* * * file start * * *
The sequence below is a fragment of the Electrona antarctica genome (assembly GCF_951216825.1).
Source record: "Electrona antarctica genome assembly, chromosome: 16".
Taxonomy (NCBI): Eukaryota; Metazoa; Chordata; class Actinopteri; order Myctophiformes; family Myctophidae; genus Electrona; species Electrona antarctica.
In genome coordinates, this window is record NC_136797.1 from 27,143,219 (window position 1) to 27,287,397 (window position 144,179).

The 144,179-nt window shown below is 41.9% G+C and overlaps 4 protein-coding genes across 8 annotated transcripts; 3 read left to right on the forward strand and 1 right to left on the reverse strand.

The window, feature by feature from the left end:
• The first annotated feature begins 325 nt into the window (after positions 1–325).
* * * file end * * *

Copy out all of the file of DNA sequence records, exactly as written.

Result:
The sequence below is a fragment of the Electrona antarctica genome (assembly GCF_951216825.1).
Source record: "Electrona antarctica genome assembly, chromosome: 16".
Taxonomy (NCBI): Eukaryota; Metazoa; Chordata; class Actinopteri; order Myctophiformes; family Myctophidae; genus Electrona; species Electrona antarctica.
In genome coordinates, this window is record NC_136797.1 from 27,143,219 (window position 1) to 27,287,397 (window position 144,179).

The 144,179-nt window shown below is 41.9% G+C and overlaps 4 protein-coding genes across 8 annotated transcripts; 3 read left to right on the forward strand and 1 right to left on the reverse strand.

The window, feature by feature from the left end:
• The first annotated feature begins 325 nt into the window (after positions 1–325).